Quality and control – why structured grids are still in style
26 September 2017
As highlighted in a Pointwise article back in 2013, one could be forgiven for thinking structured grids are almost entirely redundant in today’s unstructured or hybrid meshing world. However, the article rightly pointed out a number of reasons why things may not be quite as they seem, and that both grid types warrant careful consideration.
As one of the most critical aspects of solving problems through computational fluid dynamics (CFD), appropriate mesh generation is essential for an accurate solution, faster convergence, and reduction of numerical diffusion.
Four years on, we revisit this essential topic, assessing how best to determine mesh quality, clarifying grid classification and discussing the many advantages of structured meshing.
Assessing mesh quality
Before proceeding with our discussions on structured vs unstructured meshes, it is firstly important to understand how to determine mesh quality, in order to truly quantify pros and cons of grid types. One should consider the following important factors:
- Better mesh quality increases convergence rate
Poorly formed meshes introduce numerical error, increasing the computational effort required for convergence. For especially poor elements the numerical order may be locally reduced to promote convergence and stability or, even worse, the solution may fail to converge entirely;
- Better mesh quality results in a more precise solution
A good example of this is one’s ability to refine the mesh at certain areas of the geometry where the gradients are high, thus increasing the fidelity of solutions in the region. If a mesh is not refined sufficiently, then the solution precision may be limited;
- While undesirable, CPU time is a necessary consideration
For a highly refined mesh, where the number of cells per unit area is maximum, the CPU (central processing unit) time – or process time – required will be relatively large.
Structured – identified by regular connectivity, the possible element choices are quadrilateral in 2D and hexahedra in 3D. This model is highly space efficient, i.e. since the neighborhood relationships are defined by storage arrangement.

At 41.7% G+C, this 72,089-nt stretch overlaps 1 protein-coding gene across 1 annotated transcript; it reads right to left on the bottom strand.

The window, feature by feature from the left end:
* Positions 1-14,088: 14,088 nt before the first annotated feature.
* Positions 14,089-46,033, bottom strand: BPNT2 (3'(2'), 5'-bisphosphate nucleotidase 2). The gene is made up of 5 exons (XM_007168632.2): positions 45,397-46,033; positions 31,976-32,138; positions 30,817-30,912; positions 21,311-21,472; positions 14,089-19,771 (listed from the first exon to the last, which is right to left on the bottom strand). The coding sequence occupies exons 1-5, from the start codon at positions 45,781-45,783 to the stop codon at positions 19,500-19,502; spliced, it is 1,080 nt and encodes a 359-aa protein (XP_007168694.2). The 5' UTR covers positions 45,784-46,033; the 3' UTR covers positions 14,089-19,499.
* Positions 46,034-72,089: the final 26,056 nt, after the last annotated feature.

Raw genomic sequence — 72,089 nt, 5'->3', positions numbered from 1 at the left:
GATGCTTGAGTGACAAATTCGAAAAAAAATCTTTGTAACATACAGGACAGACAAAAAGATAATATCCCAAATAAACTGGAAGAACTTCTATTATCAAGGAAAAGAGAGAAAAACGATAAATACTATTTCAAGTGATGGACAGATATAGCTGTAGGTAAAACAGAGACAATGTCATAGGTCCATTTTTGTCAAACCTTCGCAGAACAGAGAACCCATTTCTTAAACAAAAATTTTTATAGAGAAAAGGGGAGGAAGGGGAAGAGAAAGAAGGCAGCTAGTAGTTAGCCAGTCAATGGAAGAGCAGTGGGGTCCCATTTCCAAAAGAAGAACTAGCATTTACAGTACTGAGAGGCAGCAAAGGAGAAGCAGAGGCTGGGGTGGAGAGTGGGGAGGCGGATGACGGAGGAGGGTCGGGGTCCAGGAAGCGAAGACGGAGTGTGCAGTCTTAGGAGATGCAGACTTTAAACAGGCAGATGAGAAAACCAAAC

Unstructured – an unstructured grid is identified by irregular connectivity. It cannot easily be expressed as a two-dimensional or three-dimensional array in computer memory. These grids typically employ triangles in 2D and tetrahedra in 3D although quadrilateral and hexahedra may also be present.
Hybrid – a hybrid grid contains a mixture of structured portions and unstructured portions. It integrates the structured meshes and the unstructured meshes in an efficient manner. Those parts of the geometry that are regular can have structured grids and those that are complex can have unstructured grids.
Structured grids (vs unstructured and hybrid)
1) Higher degree of quality and control
This is arguably an area where structured grids will always reign supreme. Unstructured and hybrid meshing algorithms are highly automated, and as a result, engineers have to sacrifice control. With structured grids, a higher degree of control means you can produce precisely the grid you require. Structured meshing typically allows the user better control of interior node locations and sizes as interior node placement is directly linked to the user-defined exterior nodes.
2) Better alignment = better convergence
Typically speaking, structured grids are typically aligned in the flow direction leading to more accurate results and a better convergence in CFD solvers. Alignment in a structured grid is achieved almost implicitly because grid lines and flow follow the contours of the geometry, whereas there’s no such alignment in an unstructured mesh.
3) Less computational memory required and less time taken
Unstructured grids require large computational memory for storing elements, nodes, and a connectivity table to link them. The structured mesh, on the other hand, does not need the storage of any connectivity table as the mesh is defined according to a specified pattern. As a result, CFD computation time is also reduced with structured grids due to reduced cell count.
4) The data locality issue
This point relates to memory layout, and is a critical concern for CFD on massively parallel GPU architectures where often memory bandwidth is the limitation, as opposed to computation power. In structured meshes, data for elements that are close geometrically is also close in memory by design. As a result, less cache misses means better usage of memory bandwidth.
5) Available solution algorithms
Structured data allows the use of solution algorithms that are not possible to implement on unstructured data. An example is a sweeping TDMA routine, which can be very beneficial to convergence in certain scenarios.
6) Definable normals
Application of boundary conditions and turbulence models work well when there is a well-defined computational direction normal to a feature such as a wall or wake. Transverse normals are easily defined in a structured grid.
Historically, structured meshes were used widely and considered the ‘norm’. However, unstructured meshes have become much more common due to their faster grid generation, ability to handle complex geometries and the fact that no significant grid generation experience is required.
As this article has highlighted, while there are advantages to unstructured and hybrid meshing, the efficacy of structured grids make them a solid choice for computer engineers, and it seems that they are certainly here to stay – for now, at least.
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